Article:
Adenylate-uridylate-rich elements (AU-rich elements; AREs) are found in the 3' untranslated region (UTR) of many messenger RNAs (mRNAs) that code for proto-oncogenes, nuclear transcription factors, and cytokines. AREs are one of the most common determinants of RNA stability in mammalian cells.
ARE-directed mRNA degradation is influenced by many exogenous factors, including phorbol esters, calcium ionophores, cytokines, and transcription inhibitors. These observations suggest that AREs play a critical role in the regulation of gene transcription during cell growth and differentiation, and the immune response.
AREs have been divided into three classes with different sequences. The best characterised adenylate uridylate (AU)-rich Elements have a core sequence of AUUUA within Urich sequences (for example WWWU(AUUUA)UUUW where W is A or U). This lies within a 50-150 base sequence, repeats of the core AUUUA element are often required for function.
A number of different proteins (e.g. HuA, HuB, HuC, HuD, HuR) bind to these elements and stabilise the mRNA while others (AUF1, TTP, BRF1, TIA-1, TIAR, and KSRP) destabilise the mRNA, miRNAs may also bind to some of them. HuD (also called ELAVL4) binds to AREs and increases the half-life of ARE-bearing mRNAs in neurons during brain development and plasticity.
ARE Element Classifications
- Class I ARE elements, like the c-fos gene, have dispersed AUUUA motifs within or near U-rich regions.
- Class II elements, like the GM-CSF gene, have overlapping AUUUA motifs within or near U-rich regions.
- Class III elements, like the c-jun gene, are a much less well-defined class—they have a U-rich region but no AUUUA repeats.
No real ARE consensus sequence has been determined yet, and these categories are based neither on the same biological functions, nor on the homologous proteins.
Mechanism of ARE-Mediated Decay
AREs are recognized by RNA binding proteins such as tristetraprolin (TTP), AUF1, and Hu Antigen R (HuR). Although the exact mechanism is not very well understood, recent publications have attempted to propose the action of some of these proteins. AUF1, also known as hnRNP D, binds AREs through RNA recognition motifs (RRMs). AUF1 is also known to interact with the translation initiation factor eIF4G and with poly(A)-binding protein, indicating that AUF1 senses the translational status of mRNA and decays accordingly through the excision of the poly(A) tail.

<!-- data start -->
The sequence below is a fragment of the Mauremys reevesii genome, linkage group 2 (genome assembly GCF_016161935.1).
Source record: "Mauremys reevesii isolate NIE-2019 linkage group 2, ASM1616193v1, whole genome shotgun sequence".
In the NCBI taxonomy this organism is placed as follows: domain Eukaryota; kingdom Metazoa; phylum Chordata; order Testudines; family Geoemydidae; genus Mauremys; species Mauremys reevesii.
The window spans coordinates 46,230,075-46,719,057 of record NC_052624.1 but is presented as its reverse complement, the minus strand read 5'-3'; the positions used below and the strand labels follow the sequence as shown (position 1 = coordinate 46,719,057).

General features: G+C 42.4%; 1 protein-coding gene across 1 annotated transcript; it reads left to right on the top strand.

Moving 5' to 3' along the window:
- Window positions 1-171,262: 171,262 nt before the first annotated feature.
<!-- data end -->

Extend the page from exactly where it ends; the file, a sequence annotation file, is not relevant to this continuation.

TTP’s expression is rapidly induced by insulin. Immunoprecipitation experiments have shown that TTP co-precipitates with an exosome, suggesting that it helps recruit exosomes to the mRNA containing AREs. Alternatively, HuR proteins have a stabilizing effect—their binding to AREs increases the half-life of mRNAs. Similar to other RNA-binding proteins, this class of proteins contain three RRMs, two of which are specific to ARE elements. A likely mechanism for HuR action relies on the idea that these proteins compete with other proteins that normally have a destabilizing effect on mRNAs. HuRs are involved in genotoxic response—they accumulate in the cytoplasm in response to UV exposure and stabilize mRNAs that encode proteins involved in DNA repair.
ARE Elements and Disease
Problems with mRNA stability have been identified in viral genomes, cancer cells, and various diseases. Research shows that many of these problems arise because of faulty ARE function. Some of these problems have been listed below:
- The c-fos gene produces a transcription factor that is activated in several cancers, and it lacks the ARE elements.
- c-myc gene, also responsible for producing transcription factors found in several cancers, has also been reported to lack the ARE elements.
- The Cox-2 gene catalyses the production of prostaglandins—it overexpresses in several cancers, and is stabilized by the binding of CUGBP2 RNA-binding protein to ARE
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